James Madison explicitly states that “general welfare” does not mean the federal government can do whatever it wants. Roads, education, and law enforcement are of no business of the government. Madison warned how officials could use this clause, but the people ignored him.

Consequences of Ignoring the Founders

The above stated are not the only examples of wisdom we ignored, but they are ones that have a big impact on modern-day America.

Partisanship has only grown, to the point where our system exactly matches what Washington warned against. As a result, elected officials are putting party over country, Constitution, and liberty. Tribalism is also spiking. Mob mentality has taken over politics and law. Public opinion, rather than clear examination, is the new grounds for looking at the Constitution. If a large majority believes in a false interpretation of the Constitution, it will change and liberties will die. This is what the founders warned about: people using politics for their pursuits and sacrificing important liberties in the process.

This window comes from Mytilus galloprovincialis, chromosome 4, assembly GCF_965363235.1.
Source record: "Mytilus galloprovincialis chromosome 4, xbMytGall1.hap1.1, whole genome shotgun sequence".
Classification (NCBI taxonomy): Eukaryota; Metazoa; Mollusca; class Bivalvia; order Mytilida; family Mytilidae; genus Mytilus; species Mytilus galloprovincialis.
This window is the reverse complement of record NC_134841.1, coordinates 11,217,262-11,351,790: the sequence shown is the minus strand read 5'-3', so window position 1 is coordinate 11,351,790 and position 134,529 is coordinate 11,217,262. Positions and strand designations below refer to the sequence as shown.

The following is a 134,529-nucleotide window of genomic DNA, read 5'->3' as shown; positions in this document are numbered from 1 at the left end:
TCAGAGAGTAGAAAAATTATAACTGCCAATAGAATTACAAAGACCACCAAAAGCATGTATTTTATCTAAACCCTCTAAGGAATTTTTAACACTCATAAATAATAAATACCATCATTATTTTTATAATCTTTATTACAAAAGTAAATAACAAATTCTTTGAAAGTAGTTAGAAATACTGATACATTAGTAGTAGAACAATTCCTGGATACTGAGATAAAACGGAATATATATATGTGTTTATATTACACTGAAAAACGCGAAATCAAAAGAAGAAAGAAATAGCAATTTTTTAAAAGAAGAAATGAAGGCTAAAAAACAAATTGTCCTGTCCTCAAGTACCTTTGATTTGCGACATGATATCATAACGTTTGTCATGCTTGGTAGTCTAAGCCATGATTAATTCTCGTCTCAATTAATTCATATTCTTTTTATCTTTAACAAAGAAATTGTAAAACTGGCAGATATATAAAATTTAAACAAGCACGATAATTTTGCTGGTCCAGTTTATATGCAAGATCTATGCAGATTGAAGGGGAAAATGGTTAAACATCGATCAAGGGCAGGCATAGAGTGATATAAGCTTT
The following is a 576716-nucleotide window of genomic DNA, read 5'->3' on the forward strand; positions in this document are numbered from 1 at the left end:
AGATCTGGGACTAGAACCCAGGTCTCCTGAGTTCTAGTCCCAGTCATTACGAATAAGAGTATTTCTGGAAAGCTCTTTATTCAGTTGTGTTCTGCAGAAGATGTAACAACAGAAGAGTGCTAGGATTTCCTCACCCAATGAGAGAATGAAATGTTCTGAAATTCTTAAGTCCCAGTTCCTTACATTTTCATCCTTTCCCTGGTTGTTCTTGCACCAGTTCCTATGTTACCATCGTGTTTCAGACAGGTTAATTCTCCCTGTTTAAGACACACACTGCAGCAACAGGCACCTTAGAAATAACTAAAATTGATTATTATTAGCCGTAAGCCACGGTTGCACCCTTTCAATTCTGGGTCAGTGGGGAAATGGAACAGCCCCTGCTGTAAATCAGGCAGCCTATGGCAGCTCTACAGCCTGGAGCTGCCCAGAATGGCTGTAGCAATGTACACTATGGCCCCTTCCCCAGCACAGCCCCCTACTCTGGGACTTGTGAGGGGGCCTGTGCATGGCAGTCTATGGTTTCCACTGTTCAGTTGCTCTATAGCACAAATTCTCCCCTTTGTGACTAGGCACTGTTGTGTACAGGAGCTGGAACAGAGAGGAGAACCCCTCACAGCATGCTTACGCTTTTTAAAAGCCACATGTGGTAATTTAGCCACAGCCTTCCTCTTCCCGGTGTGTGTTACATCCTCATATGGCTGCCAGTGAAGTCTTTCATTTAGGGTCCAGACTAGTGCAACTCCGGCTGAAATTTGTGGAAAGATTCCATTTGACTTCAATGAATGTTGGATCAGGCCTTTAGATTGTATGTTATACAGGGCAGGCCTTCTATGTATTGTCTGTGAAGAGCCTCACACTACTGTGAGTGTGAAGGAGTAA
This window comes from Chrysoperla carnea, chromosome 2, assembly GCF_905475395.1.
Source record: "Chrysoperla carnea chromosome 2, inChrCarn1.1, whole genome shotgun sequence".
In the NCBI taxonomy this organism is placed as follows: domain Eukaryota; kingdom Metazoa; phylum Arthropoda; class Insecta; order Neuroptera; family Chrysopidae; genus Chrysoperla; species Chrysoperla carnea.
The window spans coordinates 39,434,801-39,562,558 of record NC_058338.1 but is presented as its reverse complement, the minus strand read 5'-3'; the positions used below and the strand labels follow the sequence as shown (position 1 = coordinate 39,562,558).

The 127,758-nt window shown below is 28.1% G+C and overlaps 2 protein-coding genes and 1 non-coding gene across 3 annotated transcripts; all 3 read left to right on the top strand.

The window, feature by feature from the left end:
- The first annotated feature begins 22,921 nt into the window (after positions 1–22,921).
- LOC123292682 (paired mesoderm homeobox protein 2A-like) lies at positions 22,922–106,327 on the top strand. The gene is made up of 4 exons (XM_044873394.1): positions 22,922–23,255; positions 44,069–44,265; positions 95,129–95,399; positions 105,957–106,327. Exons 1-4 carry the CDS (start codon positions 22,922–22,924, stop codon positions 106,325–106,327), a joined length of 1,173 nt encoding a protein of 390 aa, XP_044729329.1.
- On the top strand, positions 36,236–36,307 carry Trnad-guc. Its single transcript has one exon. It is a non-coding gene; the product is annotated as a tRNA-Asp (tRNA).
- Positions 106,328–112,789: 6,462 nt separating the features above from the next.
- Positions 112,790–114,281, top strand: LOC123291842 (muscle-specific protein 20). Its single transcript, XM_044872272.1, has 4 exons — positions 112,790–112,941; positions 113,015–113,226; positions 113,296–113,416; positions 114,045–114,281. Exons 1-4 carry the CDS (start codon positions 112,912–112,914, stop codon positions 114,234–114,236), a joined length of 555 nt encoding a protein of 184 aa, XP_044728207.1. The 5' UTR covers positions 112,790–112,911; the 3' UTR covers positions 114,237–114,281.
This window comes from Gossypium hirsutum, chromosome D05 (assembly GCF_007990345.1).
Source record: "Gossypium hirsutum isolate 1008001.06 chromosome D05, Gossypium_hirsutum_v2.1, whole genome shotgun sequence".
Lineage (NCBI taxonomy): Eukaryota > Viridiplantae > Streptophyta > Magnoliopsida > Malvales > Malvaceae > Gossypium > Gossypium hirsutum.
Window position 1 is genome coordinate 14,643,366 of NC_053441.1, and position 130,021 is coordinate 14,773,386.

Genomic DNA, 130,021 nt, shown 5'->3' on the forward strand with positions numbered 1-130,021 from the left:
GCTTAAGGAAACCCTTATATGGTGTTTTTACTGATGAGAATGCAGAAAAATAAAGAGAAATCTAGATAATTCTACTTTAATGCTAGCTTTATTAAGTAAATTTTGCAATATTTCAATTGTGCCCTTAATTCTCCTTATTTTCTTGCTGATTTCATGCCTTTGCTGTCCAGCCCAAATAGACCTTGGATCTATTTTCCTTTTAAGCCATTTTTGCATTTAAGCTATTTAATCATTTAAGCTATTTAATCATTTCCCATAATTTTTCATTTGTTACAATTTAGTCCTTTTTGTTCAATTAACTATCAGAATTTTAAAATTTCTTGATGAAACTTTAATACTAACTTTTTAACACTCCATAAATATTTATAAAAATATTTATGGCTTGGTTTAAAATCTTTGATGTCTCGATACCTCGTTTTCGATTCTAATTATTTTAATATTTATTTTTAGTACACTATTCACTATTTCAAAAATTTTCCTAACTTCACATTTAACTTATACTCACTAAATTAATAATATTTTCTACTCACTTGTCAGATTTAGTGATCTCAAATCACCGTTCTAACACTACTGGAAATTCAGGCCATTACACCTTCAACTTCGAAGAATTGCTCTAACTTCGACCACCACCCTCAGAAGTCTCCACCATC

The United States has never listened to Madison’s wisdom on war and its negative impact on liberty. In fact, it is hard to think of a time that America has not been at war. In recent years, we have been in continuous wars in the Middle East. These have led to numerous deaths, and for the survivors, more debt and fewer freedoms. We have not been able to preserve liberty throughout the wars, just like Madison stated.

Perhaps we need to stop waiting for a new revolutionary idea or leader to come about to fix our country. We can look to the past to our country’s founding to save our liberty and our prosperity.

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Revising the Foundations: The Founding Fathers Are Out of Date in a Few Ways

By Michael Kay | [USA]

It’s a question that’s been asked in almost every post-revolutionary state, sometime in their histories. Why should the founding fathers dictate the way in which we run our nation? In this article, I seek to examine this question in the context of the United States, and then discuss how this applies to our current administration.